What a difference a year makes. Twelve months ago Roger Federer limped away from Indian Wells after a comprehensive straight sets quarter-final defeat to Rafael Nadal, having aggravated a persistent back injury in the process.
From then onwards, Federer’s season turned progressively sourer, culminating in humiliating losses to Sergiy Stakhovsky at Wimbledon and Tommy Robredo at the US Open.
The Swiss was barely able to keep his place in the top eight and found himself overtaken by resurgent compatriot Stanislas Wawrinka.
Casting his mind back to March 2013, Federer revealed that he felt fine heading from Dubai to California but then pulled something in his back while stretching for a return in his second round match.
He took a month off following Indian Wells but instead of being able to work on his game as planned, he was purely trying to manage the injury.
“Instead of resting I was just sore,” he said. “It just kept on lingering, lingering, lingering, and then eventually it went away.
But, you know, being sore every day leaves you sort of scarred a little bit. And instead of preparing, I was just trying to get back. So that training block was a bit of a wasted sort of stretch for me. Instead of coming out of it feeling at the top of my game, I didn't feel that way.
That affected me. I did return okay. Once the clay came around at least the pain was gone, but mentally I took a hit, I think, just knowing that I’d never felt in pain for that long before.”
In retrospect, Federer feels that the lost month of training was the beginning of his slump as he lost sharpness in his game which cost him at the French Open and Wimbledon.
“I actually played all right in Rome (where he made the final, losing to Nadal), played some good really good tennis,” he said.
“And then in Paris I played all right too, and then in Halle I won. I just had a bad patch against (Jo-Wilfried) Tsonga in the quarters at the French (he lost in straight sets), and then Wimbledon I had a bit of a surprise loss, but I wasn't in pain then.”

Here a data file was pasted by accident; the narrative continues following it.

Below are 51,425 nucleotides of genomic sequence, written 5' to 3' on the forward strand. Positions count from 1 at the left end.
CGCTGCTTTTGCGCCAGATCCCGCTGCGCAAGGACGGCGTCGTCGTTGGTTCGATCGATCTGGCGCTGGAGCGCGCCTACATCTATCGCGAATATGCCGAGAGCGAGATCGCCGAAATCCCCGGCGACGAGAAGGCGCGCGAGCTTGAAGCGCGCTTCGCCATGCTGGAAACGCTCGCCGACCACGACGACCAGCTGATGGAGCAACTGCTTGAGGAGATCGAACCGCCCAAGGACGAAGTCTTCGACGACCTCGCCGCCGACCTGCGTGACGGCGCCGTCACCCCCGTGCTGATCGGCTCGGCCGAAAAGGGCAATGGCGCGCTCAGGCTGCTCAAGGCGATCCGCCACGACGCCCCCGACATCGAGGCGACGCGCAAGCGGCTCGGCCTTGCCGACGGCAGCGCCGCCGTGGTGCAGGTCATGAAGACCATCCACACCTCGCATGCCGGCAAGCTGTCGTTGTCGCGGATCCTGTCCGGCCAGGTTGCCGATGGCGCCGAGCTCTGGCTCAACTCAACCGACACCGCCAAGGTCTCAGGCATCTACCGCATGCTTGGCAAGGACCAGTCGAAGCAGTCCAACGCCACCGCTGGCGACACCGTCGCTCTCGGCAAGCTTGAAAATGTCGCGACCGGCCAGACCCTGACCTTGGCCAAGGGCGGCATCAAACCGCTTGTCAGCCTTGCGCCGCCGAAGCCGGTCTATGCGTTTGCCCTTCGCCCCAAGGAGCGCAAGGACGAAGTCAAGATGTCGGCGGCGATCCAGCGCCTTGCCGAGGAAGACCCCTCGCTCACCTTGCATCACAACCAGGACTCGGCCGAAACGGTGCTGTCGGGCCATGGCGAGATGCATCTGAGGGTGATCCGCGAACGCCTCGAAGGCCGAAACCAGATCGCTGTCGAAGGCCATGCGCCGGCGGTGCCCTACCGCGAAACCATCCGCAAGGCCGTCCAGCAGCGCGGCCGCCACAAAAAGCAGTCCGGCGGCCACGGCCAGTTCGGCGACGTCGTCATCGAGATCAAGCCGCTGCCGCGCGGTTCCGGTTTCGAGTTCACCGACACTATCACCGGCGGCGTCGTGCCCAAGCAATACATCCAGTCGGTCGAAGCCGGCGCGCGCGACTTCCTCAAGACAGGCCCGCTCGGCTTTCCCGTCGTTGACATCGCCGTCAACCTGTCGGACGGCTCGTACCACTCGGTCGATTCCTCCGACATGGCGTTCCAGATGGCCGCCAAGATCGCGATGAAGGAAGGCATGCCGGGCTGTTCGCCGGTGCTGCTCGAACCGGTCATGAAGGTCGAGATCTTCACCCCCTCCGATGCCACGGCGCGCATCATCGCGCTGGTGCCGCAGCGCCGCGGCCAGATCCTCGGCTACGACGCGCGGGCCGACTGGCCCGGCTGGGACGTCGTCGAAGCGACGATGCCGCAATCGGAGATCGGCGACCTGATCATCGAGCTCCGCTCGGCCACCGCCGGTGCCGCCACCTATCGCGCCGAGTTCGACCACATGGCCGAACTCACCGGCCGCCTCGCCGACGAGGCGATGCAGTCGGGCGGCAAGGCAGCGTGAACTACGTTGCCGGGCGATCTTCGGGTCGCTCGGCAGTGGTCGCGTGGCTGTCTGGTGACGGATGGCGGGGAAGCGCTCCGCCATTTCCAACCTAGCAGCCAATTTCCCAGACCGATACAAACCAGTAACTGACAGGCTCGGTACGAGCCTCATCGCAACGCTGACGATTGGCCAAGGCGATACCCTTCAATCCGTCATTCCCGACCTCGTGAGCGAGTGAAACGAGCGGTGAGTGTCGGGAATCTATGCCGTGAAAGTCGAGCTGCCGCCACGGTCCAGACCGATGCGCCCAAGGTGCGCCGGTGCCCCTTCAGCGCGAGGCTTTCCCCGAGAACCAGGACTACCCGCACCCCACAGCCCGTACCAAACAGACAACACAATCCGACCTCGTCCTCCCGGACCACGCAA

“I just felt that I was lacking training from the weeks I lost in April.
I could feel for a while that I was playing the wrong way. Little things crept into my game that shouldn't have and probably wouldn't have if I’d been able to have that full training block.”
Federer says that he first realised he would have to treat his back with much more care for the rest of his career after a clay-court tournament in Hamburg last July where he injured it again playing football as a warm-up routine.
Since then he’s been focusing heavily on core exercises as part of his training.
“I realized that just having treatment is not going to do it any good,” he said. “You have to work on it to become stronger.
I’ve always done a lot of exercises but I’ve just had to adjust them, do them a little differently, at different speeds.”
“So I just went through all of that earlier this year with Stefan (Edberg), my physio Pierre, my conditioning coach, doctor, another physio.
We just talked about it all and laid it all out on the table what I've been doing and what everybody thinks what I should do from then on.”
Last Wimbledon, David Ferrer famously admitted that dealing with pain is part and parcel of being a tennis player, a revelation which shocked many armchair viewers and Federer says he’s no different, especially as he’s got older.
“Tennis players are in pain quite often,” he said.
“I’ve had to just accept that, you're just going to be in pain a little bit, like every other player. Don't believe you're not going to be in pain. It's just part of being a tennis player.”
But so far in 2014, Federer could not be happier with his game and after coming tantalisingly close to another Indian Wells title on Sunday, losing in a third set tiebreak to Novak Djokovic, he’s shown that he may well be in with a shot at an 18th major title later this year.
He says he’s delighted that he’s been able to produce such form this early in the season as he wasn’t expecting to play his best for another month or so.
“I think the results are better than I thought they would be,” he said.
“I expected myself to play better starting March/April. Maybe in Miami, on the clay, that kind of time. So for it to all start earlier gives me more information how my body is, how my mind is, and from now on I really feel I am where I want to be, or where I wanted to be six months ago.”
“So that's very encouraging and super positive, really.
Now it's just a matter of keeping that up, taking the right decisions not to overplay, not to underplay and to enjoy myself. Because at the end of the day, that's also very important. In terms of having the fire and wanting to win every single match and in practice trying to improve as much as you can, I think I've found that balance right now, so it's very encouraging.”